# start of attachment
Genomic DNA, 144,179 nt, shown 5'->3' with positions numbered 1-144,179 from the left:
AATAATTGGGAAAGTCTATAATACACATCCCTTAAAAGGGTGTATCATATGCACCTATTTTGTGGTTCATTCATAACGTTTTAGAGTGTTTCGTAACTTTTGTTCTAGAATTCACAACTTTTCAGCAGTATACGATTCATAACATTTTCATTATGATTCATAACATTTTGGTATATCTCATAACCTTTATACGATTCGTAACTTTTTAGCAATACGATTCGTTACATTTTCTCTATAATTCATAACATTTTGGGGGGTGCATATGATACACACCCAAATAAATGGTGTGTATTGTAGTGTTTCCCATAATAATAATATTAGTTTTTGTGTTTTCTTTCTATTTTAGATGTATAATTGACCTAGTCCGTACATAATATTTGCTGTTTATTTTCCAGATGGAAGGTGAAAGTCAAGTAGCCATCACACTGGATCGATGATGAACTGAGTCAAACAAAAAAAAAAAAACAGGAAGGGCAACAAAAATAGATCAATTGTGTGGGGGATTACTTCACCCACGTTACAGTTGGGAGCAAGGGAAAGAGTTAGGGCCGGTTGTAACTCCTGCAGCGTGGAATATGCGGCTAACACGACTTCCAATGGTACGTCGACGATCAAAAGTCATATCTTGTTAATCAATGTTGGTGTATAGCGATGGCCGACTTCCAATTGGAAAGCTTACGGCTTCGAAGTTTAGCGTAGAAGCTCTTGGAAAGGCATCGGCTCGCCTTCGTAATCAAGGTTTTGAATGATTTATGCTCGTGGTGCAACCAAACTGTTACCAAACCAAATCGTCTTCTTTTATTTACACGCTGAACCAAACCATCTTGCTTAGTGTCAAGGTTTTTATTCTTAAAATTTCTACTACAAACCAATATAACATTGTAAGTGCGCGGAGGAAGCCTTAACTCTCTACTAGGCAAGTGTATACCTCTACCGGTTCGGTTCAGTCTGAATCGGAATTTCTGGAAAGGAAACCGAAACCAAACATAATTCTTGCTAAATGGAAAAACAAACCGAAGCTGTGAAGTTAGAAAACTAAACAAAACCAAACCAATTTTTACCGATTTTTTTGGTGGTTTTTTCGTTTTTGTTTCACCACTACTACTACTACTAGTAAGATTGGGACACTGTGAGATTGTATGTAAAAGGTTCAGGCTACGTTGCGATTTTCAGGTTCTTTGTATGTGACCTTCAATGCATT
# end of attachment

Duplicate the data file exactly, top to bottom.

Genomic DNA, 144,179 nt, shown 5'->3' with positions numbered 1-144,179 from the left:
AATAATTGGGAAAGTCTATAATACACATCCCTTAAAAGGGTGTATCATATGCACCTATTTTGTGGTTCATTCATAACGTTTTAGAGTGTTTCGTAACTTTTGTTCTAGAATTCACAACTTTTCAGCAGTATACGATTCATAACATTTTCATTATGATTCATAACATTTTGGTATATCTCATAACCTTTATACGATTCGTAACTTTTTAGCAATACGATTCGTTACATTTTCTCTATAATTCATAACATTTTGGGGGGTGCATATGATACACACCCAAATAAATGGTGTGTATTGTAGTGTTTCCCATAATAATAATATTAGTTTTTGTGTTTTCTTTCTATTTTAGATGTATAATTGACCTAGTCCGTACATAATATTTGCTGTTTATTTTCCAGATGGAAGGTGAAAGTCAAGTAGCCATCACACTGGATCGATGATGAACTGAGTCAAACAAAAAAAAAAAAACAGGAAGGGCAACAAAAATAGATCAATTGTGTGGGGGATTACTTCACCCACGTTACAGTTGGGAGCAAGGGAAAGAGTTAGGGCCGGTTGTAACTCCTGCAGCGTGGAATATGCGGCTAACACGACTTCCAATGGTACGTCGACGATCAAAAGTCATATCTTGTTAATCAATGTTGGTGTATAGCGATGGCCGACTTCCAATTGGAAAGCTTACGGCTTCGAAGTTTAGCGTAGAAGCTCTTGGAAAGGCATCGGCTCGCCTTCGTAATCAAGGTTTTGAATGATTTATGCTCGTGGTGCAACCAAACTGTTACCAAACCAAATCGTCTTCTTTTATTTACACGCTGAACCAAACCATCTTGCTTAGTGTCAAGGTTTTTATTCTTAAAATTTCTACTACAAACCAATATAACATTGTAAGTGCGCGGAGGAAGCCTTAACTCTCTACTAGGCAAGTGTATACCTCTACCGGTTCGGTTCAGTCTGAATCGGAATTTCTGGAAAGGAAACCGAAACCAAACATAATTCTTGCTAAATGGAAAAACAAACCGAAGCTGTGAAGTTAGAAAACTAAACAAAACCAAACCAATTTTTACCGATTTTTTTGGTGGTTTTTTCGTTTTTGTTTCACCACTACTACTACTACTAGTAAGATTGGGACACTGTGAGATTGTATGTAAAAGGTTCAGGCTACGTTGCGATTTTCAGGTTCTTTGTATGTGACCTTCAATGCATT